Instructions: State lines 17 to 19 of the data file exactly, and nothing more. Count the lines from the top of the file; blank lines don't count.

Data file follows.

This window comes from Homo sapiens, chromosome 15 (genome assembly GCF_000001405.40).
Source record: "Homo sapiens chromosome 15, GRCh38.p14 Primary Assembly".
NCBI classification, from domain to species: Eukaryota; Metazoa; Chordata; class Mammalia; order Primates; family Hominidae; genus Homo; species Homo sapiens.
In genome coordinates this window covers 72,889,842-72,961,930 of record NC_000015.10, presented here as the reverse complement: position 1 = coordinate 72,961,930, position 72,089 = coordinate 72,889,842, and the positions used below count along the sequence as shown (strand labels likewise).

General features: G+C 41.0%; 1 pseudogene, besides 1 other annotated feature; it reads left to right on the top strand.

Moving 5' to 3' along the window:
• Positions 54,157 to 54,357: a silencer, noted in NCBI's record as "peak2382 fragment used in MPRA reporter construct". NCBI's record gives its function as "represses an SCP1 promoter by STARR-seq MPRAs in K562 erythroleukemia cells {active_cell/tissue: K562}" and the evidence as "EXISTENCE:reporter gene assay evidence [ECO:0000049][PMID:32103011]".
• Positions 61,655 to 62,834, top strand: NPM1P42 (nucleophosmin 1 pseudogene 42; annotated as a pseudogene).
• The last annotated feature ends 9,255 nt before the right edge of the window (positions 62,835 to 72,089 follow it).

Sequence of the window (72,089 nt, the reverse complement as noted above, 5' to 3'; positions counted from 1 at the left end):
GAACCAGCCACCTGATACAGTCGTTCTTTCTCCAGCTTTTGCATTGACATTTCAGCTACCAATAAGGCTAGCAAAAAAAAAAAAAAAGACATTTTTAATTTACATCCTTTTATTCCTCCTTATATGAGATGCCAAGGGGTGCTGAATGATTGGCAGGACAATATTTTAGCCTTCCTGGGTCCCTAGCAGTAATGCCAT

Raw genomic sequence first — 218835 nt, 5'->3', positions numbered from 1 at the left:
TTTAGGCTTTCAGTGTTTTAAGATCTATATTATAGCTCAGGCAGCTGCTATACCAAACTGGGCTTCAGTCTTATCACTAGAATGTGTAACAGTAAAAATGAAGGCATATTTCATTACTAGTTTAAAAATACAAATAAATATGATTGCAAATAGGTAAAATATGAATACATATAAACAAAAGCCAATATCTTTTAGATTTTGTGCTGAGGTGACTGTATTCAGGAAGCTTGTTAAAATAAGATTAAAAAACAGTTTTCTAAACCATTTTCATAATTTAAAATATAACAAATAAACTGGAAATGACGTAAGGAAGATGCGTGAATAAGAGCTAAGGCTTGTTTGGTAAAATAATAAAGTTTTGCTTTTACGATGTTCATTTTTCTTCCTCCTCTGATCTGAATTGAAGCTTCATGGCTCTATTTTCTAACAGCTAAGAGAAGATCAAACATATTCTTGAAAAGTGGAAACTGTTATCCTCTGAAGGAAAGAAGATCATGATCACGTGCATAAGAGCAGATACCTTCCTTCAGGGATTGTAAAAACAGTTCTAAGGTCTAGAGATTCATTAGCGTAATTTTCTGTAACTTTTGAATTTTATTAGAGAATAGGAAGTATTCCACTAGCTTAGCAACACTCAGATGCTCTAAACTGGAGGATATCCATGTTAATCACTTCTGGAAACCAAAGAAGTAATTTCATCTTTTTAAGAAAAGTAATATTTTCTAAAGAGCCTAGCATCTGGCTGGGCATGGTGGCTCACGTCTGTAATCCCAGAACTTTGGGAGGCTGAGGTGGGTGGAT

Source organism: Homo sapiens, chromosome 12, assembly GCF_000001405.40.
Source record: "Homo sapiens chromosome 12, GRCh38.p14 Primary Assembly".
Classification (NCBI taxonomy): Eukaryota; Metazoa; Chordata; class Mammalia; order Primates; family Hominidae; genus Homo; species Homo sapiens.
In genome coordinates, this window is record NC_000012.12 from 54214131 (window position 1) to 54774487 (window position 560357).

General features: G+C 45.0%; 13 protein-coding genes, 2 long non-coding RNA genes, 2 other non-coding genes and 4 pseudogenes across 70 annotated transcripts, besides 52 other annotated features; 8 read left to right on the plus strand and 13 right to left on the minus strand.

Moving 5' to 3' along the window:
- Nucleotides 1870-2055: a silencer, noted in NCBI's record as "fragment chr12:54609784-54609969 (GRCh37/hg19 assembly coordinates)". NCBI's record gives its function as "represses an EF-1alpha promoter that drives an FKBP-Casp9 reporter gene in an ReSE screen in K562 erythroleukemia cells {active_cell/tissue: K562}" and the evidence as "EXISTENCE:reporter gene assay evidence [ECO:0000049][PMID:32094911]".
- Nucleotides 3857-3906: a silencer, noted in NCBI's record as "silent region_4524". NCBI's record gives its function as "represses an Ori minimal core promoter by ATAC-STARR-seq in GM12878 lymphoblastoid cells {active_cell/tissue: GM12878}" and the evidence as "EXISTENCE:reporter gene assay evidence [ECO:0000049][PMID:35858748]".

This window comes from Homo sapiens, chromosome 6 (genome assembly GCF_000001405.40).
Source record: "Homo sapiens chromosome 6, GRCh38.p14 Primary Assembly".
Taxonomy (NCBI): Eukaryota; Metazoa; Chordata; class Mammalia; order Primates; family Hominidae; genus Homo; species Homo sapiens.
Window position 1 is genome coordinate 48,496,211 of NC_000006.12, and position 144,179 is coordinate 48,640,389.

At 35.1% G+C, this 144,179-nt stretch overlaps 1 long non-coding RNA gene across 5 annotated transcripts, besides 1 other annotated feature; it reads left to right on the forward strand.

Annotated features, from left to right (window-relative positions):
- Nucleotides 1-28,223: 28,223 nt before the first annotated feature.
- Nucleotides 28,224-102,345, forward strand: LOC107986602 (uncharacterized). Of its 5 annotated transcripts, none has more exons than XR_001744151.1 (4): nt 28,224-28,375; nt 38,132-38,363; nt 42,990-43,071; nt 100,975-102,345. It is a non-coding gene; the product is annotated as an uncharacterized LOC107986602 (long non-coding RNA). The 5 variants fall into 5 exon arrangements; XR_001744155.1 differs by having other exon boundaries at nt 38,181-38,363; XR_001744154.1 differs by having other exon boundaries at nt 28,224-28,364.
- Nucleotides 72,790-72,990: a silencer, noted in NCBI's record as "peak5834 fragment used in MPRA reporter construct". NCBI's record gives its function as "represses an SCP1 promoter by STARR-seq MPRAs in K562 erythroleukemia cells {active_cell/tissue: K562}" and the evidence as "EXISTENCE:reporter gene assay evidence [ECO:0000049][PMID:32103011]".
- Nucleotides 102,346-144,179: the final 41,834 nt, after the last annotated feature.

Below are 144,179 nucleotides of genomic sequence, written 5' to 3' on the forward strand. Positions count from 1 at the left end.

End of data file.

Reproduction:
In genome coordinates, this window is record NC_000012.12 from 54214131 (window position 1) to 54774487 (window position 560357).

General features: G+C 45.0%; 13 protein-coding genes, 2 long non-coding RNA genes, 2 other non-coding genes and 4 pseudogenes across 70 annotated transcripts, besides 52 other annotated features; 8 read left to right on the plus strand and 13 right to left on the minus strand.

Moving 5' to 3' along the window: